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The Indomitable Investor: Why a Few Succeed in the Stock Market When Everyone Else Fails by Steven M. Sears

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Soft Spots

The flash crash should be a rallying cry for regulatory reform. That it remains a footnote in the market’s history book is an ominous warning. The lack of transparency in the stock market raises the specter of extreme market volatility that few investors are able to anticipate, and no one can effectively regulate. The flash crash was mostly over in a day. What happens if the next flash crash takes longer to digest? No one really knows. Merging the SEC and CFTC might reduce market volatility by uniformly regulating substantially similar financial products, and insuring someone has a full view of what takes place in the markets.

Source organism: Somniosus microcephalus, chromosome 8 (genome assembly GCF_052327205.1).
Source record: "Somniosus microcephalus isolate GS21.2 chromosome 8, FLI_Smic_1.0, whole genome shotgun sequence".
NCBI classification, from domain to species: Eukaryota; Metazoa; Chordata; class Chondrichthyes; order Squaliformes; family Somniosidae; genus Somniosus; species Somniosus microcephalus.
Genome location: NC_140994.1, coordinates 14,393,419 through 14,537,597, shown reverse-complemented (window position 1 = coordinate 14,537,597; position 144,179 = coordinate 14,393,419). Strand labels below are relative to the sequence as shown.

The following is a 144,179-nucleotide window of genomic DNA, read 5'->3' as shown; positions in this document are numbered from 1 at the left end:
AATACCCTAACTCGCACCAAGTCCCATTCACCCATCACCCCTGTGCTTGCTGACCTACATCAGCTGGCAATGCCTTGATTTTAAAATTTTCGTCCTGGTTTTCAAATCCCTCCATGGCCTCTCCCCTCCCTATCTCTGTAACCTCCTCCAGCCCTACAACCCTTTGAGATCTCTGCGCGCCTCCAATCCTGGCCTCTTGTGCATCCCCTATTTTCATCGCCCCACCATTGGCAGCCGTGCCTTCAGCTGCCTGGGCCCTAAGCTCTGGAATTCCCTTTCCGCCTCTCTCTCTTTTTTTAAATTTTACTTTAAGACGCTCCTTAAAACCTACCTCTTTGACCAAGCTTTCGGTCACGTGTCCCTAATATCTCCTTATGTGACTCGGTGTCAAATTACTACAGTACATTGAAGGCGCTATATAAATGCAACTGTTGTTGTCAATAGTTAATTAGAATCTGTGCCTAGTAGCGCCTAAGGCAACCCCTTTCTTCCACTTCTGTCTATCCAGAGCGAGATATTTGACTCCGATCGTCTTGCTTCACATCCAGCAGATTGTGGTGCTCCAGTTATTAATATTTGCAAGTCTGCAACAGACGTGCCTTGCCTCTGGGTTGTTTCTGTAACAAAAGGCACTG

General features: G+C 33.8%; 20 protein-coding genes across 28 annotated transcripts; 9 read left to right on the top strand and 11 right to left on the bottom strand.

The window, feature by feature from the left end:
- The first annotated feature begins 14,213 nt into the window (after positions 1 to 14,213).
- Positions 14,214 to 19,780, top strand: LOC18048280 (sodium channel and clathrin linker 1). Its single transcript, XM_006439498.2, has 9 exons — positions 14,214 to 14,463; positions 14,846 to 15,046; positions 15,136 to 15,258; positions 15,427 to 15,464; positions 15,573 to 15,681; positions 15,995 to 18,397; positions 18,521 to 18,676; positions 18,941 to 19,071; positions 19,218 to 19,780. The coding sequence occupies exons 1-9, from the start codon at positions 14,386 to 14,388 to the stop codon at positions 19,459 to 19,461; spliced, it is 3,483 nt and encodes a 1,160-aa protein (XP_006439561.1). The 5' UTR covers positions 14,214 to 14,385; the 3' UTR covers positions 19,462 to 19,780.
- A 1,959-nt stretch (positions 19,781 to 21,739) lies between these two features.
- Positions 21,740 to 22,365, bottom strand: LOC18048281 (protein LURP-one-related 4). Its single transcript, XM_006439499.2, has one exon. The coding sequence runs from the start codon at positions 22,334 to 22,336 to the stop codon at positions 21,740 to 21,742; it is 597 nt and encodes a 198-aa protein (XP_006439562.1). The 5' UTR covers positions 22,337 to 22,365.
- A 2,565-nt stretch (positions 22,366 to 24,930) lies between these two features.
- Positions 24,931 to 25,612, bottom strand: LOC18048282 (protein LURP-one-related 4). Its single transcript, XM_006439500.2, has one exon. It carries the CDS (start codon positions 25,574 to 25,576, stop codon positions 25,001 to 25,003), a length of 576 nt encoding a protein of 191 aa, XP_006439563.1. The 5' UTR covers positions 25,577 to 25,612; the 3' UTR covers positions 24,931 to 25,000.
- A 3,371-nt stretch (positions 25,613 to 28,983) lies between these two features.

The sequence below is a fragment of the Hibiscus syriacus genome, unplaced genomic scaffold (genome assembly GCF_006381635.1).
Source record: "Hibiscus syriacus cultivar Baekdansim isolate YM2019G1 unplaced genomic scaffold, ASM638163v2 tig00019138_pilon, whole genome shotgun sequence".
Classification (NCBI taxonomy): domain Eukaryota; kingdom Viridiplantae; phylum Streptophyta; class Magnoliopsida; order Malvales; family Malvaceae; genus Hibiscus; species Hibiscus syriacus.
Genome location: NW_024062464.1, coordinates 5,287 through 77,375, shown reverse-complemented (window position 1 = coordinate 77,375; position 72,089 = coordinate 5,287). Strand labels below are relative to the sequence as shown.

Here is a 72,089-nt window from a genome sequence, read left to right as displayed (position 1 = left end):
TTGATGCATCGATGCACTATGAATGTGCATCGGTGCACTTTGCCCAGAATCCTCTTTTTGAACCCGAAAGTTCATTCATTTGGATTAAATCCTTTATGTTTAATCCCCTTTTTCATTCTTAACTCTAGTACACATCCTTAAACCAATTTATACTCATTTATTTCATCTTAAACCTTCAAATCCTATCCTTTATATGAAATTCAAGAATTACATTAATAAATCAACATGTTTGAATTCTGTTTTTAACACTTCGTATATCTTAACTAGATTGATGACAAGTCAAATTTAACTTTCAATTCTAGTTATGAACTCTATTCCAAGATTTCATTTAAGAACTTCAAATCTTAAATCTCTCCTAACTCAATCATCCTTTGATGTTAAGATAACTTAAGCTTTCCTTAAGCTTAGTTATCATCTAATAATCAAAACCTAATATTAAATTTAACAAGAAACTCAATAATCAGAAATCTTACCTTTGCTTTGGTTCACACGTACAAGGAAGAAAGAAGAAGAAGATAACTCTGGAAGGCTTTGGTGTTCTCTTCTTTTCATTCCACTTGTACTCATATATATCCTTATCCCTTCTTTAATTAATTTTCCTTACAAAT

The futures and stock and options markets are actually the same. This fact has been known—and ignored—for decades. The presidential study of the 1987 stock market crash, the Brady Report, concluded that the market for stocks, options, and futures were actually one market and should be regulated by a single agency. Mary Schapiro, a former CFTC head whom President Obama appointed to head the SEC, has said it is a “basic fact of market dynamics” that much of the price discovery for the stock market occurs in the futures markets. Yet, the SEC and CFTC have different rules, sometimes contradictory, that encourage sophisticated investors to practice “regulatory arbitrage” by playing CFTC and SEC against each other. The lack of a unified regulatory view is the market’s Achilles’ heel. It is widely thought on Wall Street that the markets have become too ...

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